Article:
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Saturday, 11 January 2014

St Govan's Chapel



While digging around among my old slides, I found this one.  Thought I'd share it, for no other reason than that it is a gorgeous little chapel in a magical spot!  It's at St Govan's, a little way along the South Pembrokeshire coast from Flimston.

3 comments:

TonyH said...

Lovely photograph. Presumably the bulding materials were ever-so conveniently located, as you argue for most prehistoric stone constructions. No doubt it was the CONGREGATION who were at the disadvantage of distance-to-worship, or was its original raison d'etre to act as an in situ chapel for the resident Holy Man?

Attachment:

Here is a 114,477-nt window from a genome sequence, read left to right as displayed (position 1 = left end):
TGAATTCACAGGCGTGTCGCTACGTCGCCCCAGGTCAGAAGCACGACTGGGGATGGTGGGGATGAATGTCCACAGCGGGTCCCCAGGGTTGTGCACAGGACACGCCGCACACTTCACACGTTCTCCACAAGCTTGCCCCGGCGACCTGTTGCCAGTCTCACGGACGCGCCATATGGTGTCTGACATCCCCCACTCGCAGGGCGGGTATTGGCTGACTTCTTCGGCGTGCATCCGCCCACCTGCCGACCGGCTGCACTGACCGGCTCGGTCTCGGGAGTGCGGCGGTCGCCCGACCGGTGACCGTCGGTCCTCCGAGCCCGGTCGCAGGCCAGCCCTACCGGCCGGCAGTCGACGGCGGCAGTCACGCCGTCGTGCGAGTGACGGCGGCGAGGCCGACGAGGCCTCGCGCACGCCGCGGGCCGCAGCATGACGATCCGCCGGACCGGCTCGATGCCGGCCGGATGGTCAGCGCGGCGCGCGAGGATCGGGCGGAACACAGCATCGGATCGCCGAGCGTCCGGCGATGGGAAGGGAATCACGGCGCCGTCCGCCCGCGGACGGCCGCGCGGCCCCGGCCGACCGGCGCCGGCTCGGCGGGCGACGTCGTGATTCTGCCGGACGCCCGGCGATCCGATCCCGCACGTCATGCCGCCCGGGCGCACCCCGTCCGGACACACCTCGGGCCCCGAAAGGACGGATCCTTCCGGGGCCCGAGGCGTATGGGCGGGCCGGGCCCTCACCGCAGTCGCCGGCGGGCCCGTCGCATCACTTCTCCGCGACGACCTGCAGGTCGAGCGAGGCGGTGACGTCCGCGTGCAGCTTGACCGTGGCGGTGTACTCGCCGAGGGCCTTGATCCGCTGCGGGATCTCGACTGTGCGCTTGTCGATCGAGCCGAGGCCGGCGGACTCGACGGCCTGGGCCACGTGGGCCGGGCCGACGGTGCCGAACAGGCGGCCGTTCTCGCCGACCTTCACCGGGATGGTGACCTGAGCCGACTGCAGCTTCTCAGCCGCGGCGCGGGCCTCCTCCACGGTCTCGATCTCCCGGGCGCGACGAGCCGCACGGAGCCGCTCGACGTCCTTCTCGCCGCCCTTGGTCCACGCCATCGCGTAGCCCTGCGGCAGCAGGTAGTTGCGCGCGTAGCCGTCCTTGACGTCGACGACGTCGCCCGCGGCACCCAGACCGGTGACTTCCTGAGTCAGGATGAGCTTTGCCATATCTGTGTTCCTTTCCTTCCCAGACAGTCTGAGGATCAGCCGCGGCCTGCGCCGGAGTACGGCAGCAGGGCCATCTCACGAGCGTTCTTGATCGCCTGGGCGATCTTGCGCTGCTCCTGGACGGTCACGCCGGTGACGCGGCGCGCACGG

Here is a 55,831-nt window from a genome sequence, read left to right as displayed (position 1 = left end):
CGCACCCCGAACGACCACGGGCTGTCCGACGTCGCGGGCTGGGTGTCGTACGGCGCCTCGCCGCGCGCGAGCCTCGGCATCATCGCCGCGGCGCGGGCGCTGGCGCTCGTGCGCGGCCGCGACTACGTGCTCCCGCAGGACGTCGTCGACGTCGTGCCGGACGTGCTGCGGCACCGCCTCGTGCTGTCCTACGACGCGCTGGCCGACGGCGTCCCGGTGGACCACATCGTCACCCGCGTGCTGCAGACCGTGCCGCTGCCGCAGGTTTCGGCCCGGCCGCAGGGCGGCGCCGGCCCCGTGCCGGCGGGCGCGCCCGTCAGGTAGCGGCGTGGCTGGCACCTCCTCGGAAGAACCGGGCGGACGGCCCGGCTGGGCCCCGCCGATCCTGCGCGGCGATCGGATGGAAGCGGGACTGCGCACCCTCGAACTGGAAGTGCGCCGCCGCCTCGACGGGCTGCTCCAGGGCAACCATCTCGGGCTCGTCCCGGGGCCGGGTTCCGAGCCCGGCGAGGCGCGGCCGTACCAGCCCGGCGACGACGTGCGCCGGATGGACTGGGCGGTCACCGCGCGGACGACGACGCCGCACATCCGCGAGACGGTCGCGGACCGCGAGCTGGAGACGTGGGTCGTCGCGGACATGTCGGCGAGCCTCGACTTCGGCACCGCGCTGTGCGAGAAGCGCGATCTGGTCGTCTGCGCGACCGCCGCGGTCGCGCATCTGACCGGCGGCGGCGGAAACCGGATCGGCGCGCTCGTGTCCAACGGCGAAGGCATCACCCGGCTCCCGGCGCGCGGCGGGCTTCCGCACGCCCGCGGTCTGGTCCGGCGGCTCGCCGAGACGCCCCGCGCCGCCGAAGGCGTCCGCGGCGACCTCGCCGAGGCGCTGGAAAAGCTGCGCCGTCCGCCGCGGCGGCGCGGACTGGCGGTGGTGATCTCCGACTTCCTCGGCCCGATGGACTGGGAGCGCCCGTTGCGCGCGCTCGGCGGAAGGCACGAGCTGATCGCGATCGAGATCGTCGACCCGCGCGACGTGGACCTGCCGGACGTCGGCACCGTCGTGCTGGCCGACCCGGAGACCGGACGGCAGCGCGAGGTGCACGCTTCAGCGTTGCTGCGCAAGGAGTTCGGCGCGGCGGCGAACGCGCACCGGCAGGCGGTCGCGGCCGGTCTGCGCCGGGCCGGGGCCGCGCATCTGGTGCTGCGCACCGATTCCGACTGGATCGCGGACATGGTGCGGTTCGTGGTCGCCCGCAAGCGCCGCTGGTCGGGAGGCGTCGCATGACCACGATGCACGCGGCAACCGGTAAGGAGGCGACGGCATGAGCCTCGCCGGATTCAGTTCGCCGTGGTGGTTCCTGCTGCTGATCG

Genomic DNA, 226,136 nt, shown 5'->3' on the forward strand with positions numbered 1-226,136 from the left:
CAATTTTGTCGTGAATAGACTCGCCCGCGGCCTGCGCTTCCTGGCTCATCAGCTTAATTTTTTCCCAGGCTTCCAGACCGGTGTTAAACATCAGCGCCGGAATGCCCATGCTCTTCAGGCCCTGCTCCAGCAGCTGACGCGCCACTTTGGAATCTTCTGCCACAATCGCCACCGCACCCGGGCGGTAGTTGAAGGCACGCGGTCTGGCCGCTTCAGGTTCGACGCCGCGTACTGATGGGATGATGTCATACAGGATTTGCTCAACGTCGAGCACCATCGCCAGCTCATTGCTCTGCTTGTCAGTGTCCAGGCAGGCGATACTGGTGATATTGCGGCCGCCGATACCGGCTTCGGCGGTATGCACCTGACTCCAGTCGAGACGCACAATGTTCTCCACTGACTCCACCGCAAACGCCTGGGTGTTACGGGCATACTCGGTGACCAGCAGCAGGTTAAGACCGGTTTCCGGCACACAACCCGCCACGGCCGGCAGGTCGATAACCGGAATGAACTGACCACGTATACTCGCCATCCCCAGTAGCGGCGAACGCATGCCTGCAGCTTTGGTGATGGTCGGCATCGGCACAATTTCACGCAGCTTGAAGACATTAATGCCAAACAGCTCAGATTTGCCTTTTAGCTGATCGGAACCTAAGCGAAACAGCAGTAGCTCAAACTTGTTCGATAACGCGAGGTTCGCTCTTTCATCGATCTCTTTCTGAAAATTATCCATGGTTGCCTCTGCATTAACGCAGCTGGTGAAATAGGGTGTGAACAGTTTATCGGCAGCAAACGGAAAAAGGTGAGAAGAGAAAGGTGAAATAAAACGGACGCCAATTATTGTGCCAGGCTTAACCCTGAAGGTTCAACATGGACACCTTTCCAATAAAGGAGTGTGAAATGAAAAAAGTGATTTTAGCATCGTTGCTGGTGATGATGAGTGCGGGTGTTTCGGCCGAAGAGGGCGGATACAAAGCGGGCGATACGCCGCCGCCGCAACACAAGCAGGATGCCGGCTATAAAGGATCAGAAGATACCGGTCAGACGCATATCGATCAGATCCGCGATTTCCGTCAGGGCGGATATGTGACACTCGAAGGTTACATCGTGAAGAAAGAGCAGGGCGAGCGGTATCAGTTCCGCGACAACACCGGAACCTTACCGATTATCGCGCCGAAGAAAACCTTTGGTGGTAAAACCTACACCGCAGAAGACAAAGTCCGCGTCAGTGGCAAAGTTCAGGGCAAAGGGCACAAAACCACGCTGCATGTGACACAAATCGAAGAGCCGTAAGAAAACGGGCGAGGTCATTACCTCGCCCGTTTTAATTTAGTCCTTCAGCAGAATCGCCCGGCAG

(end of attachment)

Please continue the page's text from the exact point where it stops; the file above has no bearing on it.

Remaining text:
BRIAN JOHN said...

The chapel is later than the holy man.... old St Govan will have been an ascetic hermit sort of fellow, living maybe in a cave or hovel. Later on, when the place had acquired a tradition of sanctity, maybe the lovals ganged together to build the chapel -- associated with a "sacred" spring which only flows intermittently. Maybe in the Middle Ages the chapel was used a a shelter by pilgrims visiting the spring. Inside it's pretty rough -- no altar, no pews, and not even a proper floor.

chris johnson said...

There is also the story of "Bell Rock" which is said to ring when struck and to ring loudest of all when struck by St Govan.